Living in the Treviso, Italy area, we see radicchio everywhere. Radicchio di Treviso is purple and white, and is sort of the shape of romaine lettuce. Since it is such a local staple, I knew I had to give it a try and this recipe for Radicchio Crepes seemed like a logical place to start, given my affinity for all things crepe-related. A word of warning to those who may have never tried radicchio di Treviso before...it is bitter. If you're not used to it (which I am not), it can be overpowering and resemble the taste of getting hairspray in your mouth. I know, I know. I'm not instilling a lot of confidence in you all that this is a delicious recipe. Believe me, there are easy ways to reduce the bitterness if you would like to, and I'll share those with you. If you like to embrace the bitterness, by all means, please do. I do not care for radicchio at its full strength. In fact, if you prefer to eliminate the radicchio from this recipe all together, I would suggest using spinach in its place for a perfectly lovely alternative with no risk of bitterness.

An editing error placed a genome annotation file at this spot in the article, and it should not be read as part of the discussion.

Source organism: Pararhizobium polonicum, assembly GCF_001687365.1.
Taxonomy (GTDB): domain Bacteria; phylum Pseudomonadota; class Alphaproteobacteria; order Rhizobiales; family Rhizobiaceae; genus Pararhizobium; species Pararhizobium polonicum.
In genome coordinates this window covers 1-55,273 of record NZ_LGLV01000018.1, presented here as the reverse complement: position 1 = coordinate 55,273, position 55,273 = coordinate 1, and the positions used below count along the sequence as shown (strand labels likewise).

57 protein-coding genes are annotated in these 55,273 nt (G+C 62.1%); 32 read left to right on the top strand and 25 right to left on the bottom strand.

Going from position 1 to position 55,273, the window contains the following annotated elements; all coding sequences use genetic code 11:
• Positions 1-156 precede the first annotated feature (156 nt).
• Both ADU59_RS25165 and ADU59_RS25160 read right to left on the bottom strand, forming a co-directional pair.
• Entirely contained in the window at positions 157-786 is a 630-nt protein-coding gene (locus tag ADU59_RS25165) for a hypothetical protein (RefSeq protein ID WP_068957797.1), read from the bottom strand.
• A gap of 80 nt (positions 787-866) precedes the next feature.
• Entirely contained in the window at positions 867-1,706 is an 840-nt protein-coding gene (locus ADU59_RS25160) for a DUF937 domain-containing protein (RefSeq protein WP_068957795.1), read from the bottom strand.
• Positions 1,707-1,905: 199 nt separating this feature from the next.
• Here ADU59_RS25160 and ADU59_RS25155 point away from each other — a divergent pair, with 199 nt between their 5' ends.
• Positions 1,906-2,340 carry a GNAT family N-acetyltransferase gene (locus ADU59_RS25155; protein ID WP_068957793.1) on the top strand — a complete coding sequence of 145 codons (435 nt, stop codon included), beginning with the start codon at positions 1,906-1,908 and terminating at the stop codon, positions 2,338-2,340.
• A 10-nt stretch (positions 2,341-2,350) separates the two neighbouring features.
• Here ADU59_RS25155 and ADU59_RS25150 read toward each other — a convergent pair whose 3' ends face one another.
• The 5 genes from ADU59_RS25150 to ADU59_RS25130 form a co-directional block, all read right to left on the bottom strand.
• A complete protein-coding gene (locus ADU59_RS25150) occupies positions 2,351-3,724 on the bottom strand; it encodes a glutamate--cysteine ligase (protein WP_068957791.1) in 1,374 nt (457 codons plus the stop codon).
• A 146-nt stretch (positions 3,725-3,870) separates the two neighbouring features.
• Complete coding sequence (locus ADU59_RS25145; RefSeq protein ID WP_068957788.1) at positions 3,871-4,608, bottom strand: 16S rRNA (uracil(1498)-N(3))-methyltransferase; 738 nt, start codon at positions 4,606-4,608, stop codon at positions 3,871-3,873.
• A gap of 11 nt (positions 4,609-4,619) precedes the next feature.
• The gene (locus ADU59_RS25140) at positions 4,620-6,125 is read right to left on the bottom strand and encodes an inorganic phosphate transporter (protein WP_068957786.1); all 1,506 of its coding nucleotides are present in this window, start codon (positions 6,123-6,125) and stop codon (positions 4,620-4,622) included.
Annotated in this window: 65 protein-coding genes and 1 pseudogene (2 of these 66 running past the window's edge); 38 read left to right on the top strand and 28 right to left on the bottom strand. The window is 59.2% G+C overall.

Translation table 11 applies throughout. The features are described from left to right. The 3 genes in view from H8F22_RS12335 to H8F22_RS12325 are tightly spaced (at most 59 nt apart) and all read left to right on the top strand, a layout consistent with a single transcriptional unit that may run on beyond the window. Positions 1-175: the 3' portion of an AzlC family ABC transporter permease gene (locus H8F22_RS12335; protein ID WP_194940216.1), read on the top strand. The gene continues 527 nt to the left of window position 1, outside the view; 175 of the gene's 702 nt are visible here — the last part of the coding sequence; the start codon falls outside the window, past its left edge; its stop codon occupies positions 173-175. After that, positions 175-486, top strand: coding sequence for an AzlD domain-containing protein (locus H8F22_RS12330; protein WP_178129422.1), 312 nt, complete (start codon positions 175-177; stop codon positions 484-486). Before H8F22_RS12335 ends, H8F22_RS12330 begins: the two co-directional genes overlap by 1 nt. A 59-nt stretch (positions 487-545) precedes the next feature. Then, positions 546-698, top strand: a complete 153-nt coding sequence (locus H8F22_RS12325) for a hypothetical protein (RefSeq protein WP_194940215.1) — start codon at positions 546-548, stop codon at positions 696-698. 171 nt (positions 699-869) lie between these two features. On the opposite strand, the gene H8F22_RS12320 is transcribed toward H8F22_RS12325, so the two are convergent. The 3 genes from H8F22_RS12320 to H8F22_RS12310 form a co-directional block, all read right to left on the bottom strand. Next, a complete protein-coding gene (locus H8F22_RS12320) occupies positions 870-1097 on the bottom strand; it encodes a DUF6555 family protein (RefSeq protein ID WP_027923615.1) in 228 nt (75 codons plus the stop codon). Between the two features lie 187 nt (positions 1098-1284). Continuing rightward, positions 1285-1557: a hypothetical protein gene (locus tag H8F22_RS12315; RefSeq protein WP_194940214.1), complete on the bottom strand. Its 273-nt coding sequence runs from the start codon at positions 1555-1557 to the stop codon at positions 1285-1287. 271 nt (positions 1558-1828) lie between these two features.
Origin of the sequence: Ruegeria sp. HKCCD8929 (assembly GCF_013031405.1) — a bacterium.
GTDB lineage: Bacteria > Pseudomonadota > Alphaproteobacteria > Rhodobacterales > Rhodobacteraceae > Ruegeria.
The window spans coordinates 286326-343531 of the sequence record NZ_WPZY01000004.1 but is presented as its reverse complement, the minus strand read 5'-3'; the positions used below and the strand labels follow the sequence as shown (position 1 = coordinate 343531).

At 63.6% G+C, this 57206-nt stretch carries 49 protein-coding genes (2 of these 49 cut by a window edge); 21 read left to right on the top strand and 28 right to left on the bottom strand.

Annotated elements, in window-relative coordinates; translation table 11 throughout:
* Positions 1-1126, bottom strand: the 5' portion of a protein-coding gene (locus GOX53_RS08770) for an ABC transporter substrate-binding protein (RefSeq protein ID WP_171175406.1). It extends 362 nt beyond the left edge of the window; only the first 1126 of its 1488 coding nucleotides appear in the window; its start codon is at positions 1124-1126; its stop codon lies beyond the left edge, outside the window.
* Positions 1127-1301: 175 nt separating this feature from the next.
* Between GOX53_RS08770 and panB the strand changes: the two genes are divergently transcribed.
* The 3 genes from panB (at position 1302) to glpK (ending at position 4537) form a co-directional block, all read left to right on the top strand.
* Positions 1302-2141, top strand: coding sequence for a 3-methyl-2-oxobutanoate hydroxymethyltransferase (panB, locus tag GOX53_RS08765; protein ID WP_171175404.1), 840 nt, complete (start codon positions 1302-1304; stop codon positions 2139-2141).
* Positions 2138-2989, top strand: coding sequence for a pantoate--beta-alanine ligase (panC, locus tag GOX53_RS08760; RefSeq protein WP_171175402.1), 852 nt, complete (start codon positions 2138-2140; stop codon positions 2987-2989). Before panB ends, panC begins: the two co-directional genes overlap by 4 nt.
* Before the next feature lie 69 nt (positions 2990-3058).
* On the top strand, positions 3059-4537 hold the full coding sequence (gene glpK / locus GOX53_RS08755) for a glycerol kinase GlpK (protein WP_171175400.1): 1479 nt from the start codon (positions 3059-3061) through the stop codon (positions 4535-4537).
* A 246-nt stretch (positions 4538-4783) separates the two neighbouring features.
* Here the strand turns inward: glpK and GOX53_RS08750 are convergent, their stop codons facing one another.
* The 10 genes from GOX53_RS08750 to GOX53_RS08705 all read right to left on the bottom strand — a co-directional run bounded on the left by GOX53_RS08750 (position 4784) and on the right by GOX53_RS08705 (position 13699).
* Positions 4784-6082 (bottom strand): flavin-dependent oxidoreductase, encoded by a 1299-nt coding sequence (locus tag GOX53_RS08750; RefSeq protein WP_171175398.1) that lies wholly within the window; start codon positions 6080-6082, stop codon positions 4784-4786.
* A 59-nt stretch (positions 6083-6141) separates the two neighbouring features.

You can read more about Radicchio in this article from the New York Times: Radicchio: Tasty but So Misunderstood from 1988, but still perfectly relevant, in my opinion.
How to decrease the bitterness of radicchio:
1. Remove the outer wilted leaves and the core and stem. Submerge remaining radicchio leaves in a large bowl of ice water for 30 minutes. Drain and proceed with recipe. (While this did remove some of the bitterness, there was still a good bit remaining. Definitely better than when I tried it without using the ice bath though.)
2. Remove the outer wilted leaves and the core and stem. In a medium saucepan, bring equal parts white wine vinegar and water to a boil. Blanch the radicchio leaves for about 15 seconds and drain excess liquid. Immediately plunge into ice bath of water with ¼ cup of sugar dissolved in it. Let soak in sweetened ice bath for several minutes before draining and continuing on with recipe. (The vinegar solution not only assists in decreasing bitterness, it also helps the radicchio to retain more of its purple color. Without this method, the radicchio turns dark brown when cooked. This is my preferred method, but please note that you will be able to detect a hint of the vinegar taste afterward. I preferred it to the natural bitterness, but die-hard radicchio fans would probably shudder at the thought of doing such a thing.)